Similarly, in the oft-cited New Jersey Supreme Court decision of Rova Farms Resort Inc. v. Investors Insurance Co. of America, the court imposed an affirmative duty on an insurer to instigate settlement efforts based in part on its interpretation that where the policy grants the insurer full control over the defense and/or settlement of a third-party claim against its insured, the insurer is therefore an agent of the insured, meaning that “the relationship of the [insurer] to its insured regarding settlement is one of inherent fiduciary obligation.” Accordingly, the court held that a firm offer was not a prerequisite for finding that an insurer has acted in bad faith because “an insurer, having contractually restricted the independent negotiating power of its insured, has a positive fiduciary duty to take the initiative and attempt to negotiate a settlement within the policy coverage.
Likewise, in the more recent state supreme court case of Kelly v. State Farm Fire & Casualty Co., the Louisiana Supreme Court also held that an insurer could be found liable for bad faith failure-to-settle, notwithstanding that the insurer never received a firm settlement offer. There, the court reasoned that because neither the insurer nor the insured have control over whether a firm demand will be submitted by a third-party involved in a claim, there is “no practical reason why the insurer’s obligation to act in good faith should be made subject to the tenuous possibility than an insurer will receive a firm settlement offer.” Instead, the court held that because an insurer has undertaken the obligation to protect the insured, “the insurer’s obligation to act in good faith is triggered by knowledge of the particular situation which knowledge, the insurer has an affirmative duty to gather during the claims process.”
Accordingly, while the Hughes decision can be considered progress for insurers in Georgia, it appears that the Georgia decision is one of the few recent holdings explicitly following the traditional formal settlement demand rule in its entirety. Had the various other positions on the issue been applied to the facts of Hughes, the outcome of that bad faith failure-to-settle claim would likely have been wholly opposite to the conclusion reached by the Georgia Supreme Court. As such, the nature of an insurer’s duty to settle overall remains increasingly unsettled, as courts throughout the country continue to take vastly different approaches in determining when a liability insurer has a duty to settle a third-party claim.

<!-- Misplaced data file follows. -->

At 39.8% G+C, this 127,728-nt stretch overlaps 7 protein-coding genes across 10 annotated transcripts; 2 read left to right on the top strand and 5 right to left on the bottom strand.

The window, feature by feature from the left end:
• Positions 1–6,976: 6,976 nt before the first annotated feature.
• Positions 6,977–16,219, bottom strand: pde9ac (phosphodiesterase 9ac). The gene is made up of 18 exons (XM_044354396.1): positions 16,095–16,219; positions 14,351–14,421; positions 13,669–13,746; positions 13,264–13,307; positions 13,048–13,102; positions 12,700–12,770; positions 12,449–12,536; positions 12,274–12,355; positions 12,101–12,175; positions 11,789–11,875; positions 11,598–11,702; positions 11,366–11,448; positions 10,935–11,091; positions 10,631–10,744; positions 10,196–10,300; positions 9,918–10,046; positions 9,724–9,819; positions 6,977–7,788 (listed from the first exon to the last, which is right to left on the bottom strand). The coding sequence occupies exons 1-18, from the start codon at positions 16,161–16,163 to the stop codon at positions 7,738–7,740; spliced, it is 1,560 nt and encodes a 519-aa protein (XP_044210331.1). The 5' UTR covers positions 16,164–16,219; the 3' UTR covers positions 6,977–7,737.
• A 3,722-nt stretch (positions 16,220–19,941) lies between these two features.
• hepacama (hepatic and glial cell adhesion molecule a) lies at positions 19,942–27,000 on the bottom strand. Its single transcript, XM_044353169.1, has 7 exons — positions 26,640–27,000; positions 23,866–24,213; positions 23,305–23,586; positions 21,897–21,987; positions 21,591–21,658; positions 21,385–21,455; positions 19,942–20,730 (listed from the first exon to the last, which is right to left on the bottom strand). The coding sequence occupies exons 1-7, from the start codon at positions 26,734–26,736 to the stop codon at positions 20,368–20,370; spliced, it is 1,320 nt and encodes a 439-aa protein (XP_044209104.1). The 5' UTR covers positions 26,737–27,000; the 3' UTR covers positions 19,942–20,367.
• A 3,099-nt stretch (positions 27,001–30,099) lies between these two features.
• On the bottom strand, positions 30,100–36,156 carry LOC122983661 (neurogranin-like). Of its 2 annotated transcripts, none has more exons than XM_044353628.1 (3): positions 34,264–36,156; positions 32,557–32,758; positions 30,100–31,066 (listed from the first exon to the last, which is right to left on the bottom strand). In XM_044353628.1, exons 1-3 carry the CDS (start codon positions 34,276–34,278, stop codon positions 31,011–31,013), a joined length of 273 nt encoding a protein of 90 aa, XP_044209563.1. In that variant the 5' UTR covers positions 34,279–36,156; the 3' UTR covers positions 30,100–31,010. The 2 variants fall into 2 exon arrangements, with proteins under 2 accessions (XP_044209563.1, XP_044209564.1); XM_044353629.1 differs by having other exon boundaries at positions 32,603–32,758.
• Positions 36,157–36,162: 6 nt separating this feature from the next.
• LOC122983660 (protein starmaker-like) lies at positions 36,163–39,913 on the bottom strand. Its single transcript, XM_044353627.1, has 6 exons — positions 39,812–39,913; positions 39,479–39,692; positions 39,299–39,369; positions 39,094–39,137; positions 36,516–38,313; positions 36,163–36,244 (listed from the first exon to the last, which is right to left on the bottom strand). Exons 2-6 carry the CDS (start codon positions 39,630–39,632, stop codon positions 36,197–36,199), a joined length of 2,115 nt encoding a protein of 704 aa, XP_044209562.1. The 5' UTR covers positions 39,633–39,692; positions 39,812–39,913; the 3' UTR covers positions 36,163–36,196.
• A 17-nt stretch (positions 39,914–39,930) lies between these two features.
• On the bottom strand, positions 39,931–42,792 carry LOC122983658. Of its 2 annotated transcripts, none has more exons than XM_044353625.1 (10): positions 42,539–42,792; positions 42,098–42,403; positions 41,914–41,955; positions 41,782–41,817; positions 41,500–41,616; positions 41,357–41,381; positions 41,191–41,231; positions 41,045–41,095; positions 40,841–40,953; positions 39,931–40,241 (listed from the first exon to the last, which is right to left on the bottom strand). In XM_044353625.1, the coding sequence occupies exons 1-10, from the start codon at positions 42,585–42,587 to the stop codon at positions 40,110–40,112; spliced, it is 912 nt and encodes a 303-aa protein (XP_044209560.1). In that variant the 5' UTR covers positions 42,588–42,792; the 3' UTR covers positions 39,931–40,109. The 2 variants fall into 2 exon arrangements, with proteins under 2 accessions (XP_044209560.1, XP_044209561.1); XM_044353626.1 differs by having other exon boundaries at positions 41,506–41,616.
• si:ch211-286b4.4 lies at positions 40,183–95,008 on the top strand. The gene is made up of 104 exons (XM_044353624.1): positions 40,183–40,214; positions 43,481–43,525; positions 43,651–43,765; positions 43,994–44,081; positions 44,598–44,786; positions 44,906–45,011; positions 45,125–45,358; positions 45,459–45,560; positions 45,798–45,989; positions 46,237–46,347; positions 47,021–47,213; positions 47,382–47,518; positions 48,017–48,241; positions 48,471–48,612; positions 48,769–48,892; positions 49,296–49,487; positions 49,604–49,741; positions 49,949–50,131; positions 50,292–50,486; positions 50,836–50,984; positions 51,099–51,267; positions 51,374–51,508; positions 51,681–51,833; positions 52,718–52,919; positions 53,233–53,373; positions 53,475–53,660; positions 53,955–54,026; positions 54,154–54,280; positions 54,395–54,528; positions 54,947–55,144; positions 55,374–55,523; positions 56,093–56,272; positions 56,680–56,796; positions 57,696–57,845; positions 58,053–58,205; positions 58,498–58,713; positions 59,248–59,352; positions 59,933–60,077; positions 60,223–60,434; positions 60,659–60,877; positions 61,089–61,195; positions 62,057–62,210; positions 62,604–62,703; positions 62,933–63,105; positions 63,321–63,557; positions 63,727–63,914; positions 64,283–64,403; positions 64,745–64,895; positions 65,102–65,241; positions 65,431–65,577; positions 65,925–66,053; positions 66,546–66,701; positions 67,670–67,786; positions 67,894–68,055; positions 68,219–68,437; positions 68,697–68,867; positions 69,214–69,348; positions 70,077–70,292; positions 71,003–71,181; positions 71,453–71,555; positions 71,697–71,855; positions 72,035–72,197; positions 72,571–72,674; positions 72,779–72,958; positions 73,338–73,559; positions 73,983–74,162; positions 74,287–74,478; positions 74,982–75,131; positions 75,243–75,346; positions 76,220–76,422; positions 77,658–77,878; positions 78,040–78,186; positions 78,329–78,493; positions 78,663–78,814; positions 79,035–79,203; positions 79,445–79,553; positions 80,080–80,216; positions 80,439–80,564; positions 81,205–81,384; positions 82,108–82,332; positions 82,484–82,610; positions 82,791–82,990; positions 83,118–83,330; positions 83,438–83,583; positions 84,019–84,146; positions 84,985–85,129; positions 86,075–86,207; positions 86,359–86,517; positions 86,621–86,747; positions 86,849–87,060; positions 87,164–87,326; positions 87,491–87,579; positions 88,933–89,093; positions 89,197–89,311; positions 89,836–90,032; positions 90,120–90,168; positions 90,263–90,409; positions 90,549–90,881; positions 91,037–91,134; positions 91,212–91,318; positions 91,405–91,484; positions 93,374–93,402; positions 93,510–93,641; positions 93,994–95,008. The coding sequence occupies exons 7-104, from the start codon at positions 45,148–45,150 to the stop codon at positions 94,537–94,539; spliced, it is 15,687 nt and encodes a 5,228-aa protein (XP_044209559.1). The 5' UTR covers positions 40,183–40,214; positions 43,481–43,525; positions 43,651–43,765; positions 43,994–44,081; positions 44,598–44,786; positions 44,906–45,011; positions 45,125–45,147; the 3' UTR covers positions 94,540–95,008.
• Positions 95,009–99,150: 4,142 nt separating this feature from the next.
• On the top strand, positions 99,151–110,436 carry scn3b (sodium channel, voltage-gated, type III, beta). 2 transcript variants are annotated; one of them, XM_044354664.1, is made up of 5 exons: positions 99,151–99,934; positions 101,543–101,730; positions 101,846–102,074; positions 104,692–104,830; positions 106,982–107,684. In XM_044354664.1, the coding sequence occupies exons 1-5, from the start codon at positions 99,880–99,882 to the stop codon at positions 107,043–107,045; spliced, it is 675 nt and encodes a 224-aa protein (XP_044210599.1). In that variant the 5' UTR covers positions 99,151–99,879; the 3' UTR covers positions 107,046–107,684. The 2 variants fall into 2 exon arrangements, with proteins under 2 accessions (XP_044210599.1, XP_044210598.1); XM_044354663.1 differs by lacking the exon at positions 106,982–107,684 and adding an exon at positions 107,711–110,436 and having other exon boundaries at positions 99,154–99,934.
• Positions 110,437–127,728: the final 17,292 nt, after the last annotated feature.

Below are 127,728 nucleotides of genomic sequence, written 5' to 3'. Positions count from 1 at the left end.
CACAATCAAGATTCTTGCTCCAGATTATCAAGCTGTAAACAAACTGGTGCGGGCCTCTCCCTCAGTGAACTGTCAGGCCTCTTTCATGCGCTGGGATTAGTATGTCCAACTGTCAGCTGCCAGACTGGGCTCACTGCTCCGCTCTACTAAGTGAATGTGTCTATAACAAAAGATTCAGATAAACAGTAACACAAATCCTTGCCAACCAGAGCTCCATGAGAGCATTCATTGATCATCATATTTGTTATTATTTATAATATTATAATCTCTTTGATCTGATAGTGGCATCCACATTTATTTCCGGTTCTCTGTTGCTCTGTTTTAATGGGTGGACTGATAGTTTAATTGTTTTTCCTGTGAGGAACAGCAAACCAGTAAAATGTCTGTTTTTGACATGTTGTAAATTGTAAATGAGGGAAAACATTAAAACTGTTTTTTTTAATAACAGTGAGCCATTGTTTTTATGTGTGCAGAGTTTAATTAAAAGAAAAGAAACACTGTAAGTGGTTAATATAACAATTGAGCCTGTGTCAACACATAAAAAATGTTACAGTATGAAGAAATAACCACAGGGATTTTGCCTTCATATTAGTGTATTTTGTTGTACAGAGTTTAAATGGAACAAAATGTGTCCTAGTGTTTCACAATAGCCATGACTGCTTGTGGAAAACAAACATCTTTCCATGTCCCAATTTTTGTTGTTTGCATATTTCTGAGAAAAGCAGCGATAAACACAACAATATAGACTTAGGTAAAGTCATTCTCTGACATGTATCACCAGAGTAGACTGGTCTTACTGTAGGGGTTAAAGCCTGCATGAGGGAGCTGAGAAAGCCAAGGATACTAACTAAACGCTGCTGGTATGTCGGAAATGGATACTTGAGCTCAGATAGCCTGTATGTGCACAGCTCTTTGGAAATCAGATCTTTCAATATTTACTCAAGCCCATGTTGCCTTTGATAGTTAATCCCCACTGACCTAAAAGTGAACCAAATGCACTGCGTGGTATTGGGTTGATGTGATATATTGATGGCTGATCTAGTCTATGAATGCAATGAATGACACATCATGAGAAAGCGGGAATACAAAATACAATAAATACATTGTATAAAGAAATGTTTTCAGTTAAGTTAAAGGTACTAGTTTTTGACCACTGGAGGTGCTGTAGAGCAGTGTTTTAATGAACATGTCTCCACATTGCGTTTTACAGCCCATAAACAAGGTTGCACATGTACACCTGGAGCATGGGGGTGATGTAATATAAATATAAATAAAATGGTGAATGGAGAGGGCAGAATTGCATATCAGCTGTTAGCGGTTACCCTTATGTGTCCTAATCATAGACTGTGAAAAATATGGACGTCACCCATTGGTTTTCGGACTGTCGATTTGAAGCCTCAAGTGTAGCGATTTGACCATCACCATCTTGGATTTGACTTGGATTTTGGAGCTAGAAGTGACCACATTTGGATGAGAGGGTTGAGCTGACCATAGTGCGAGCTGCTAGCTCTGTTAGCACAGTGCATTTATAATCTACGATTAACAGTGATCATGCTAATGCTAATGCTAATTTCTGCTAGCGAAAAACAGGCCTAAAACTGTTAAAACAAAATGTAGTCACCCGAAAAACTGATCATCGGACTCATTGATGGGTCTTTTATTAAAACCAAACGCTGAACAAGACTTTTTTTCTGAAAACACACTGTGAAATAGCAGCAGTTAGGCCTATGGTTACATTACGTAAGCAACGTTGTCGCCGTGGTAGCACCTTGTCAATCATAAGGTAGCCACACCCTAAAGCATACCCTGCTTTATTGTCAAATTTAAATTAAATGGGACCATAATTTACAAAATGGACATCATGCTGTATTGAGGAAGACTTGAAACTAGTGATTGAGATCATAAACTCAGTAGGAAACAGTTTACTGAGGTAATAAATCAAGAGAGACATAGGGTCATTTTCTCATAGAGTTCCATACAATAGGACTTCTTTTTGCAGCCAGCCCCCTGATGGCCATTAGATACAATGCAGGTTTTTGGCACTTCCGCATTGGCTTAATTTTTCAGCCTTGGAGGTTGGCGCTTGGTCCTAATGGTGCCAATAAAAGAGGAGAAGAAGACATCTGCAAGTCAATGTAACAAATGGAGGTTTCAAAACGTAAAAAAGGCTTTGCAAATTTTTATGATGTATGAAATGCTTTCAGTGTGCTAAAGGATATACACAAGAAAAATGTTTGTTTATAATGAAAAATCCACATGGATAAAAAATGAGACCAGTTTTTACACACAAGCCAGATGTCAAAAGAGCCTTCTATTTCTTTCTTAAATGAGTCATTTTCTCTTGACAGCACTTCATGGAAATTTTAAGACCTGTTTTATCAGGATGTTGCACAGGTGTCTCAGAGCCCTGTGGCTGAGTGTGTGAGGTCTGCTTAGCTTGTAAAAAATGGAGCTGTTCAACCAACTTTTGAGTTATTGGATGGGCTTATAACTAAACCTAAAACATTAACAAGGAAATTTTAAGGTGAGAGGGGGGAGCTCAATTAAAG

305 Ga. 489, 492 826 S.E.2d 71, 74 (2019).
 Hughes v. First Acceptance Insurance Company of Georgia, Inc., 343 Ga. App. 693, 698, 808 S.E.2d 103, 107 (2017).
 Id. at 492-93, 826 S.E.2d at 75 (quoting Delancy v. St. Paul Fire & Marine Ins. Co., 947 F.2d 1536, 1533 (11th Cir. 1991)).
 Id. at FN 3. Other courts that have also implemented Georgia’s approach to imposing a duty to settle on insurers have indicated that to do otherwise would “discourage early dispute resolution by effectively requiring an insurer to bid against itself.” See Rocor International, Inc. v. National Union Fire Ins. Co. of Pittsburgh, PA, 77 S.W.3d 253, 261-62 (Tex. 2002).
 Id. at 493, 826 S.E.2d at 75.
 See Powell v. Prudential Property & Cas. Ins. Co., 584 So.2d 12 (Fla. Dist. Ct. App. 1991) (“Although an offer of settlement was once considered a necessary element of a duty to settle…an offer to settle is [no longer] a prerequisite to the imposition of liability for an insurer’s bad faith refusal to settle, but is merely one factor to be considered.”)
 See, e.g., Reid v. Mercury Ins. Co., 220 Cal.App.4th 262 (2013)
 Id. at 272.
 259 So.3d 1 (Fla. 2018).
 Id. at 6. The court went on to explain that, “[a]n insurer is not absolved of liability simply because it advises its insured of settlement opportunities, the probable outcome of the litigation, and the possibility of an excess judgment. Rather, the critical inquiry in a bad faith [claim] is whether the insurer diligently, and with the same haste and precision as if it were in the insured’s shoes, working on the insured’s behalf to avoid an excess judgment.” Id. at 7.
 Id. at 7. While the Florida Supreme Court did not delve into the rationale behind imposing this affirmative duty when an excess judgment is likely, other courts have indicated that the basis for this approach stems from the fact that if a third-party is aware that it is likely to recover damages in excess of the policy limits at trial, it may not be incentivized to initiate and settlement discussions within the policy limits and therefore, an insurer should have a duty to initiate those settlement discussions itself to protect its insured from any possible financial exposure. See Fulton v. Woodford, 26 Ariz. App. 17, 22 545 P.2d 979, 984 (1976).
 65 N.J. 474, 492, 323 A.2d 495, 505 (1974).
 Id. at 493, 496, 232 A.2d at 505, 507.
 169 So.3d 328, 341 (La. 2015). Note that this decision turned, in part, on the court’s interpretation of a Louisiana statute dealing with an insurer’s good faith duties which states that “[t]he insurer has an affirmative duty…to settle claims with…the claimant….” La. Stat. Ann. §22:1973 (2012) (emphasis added).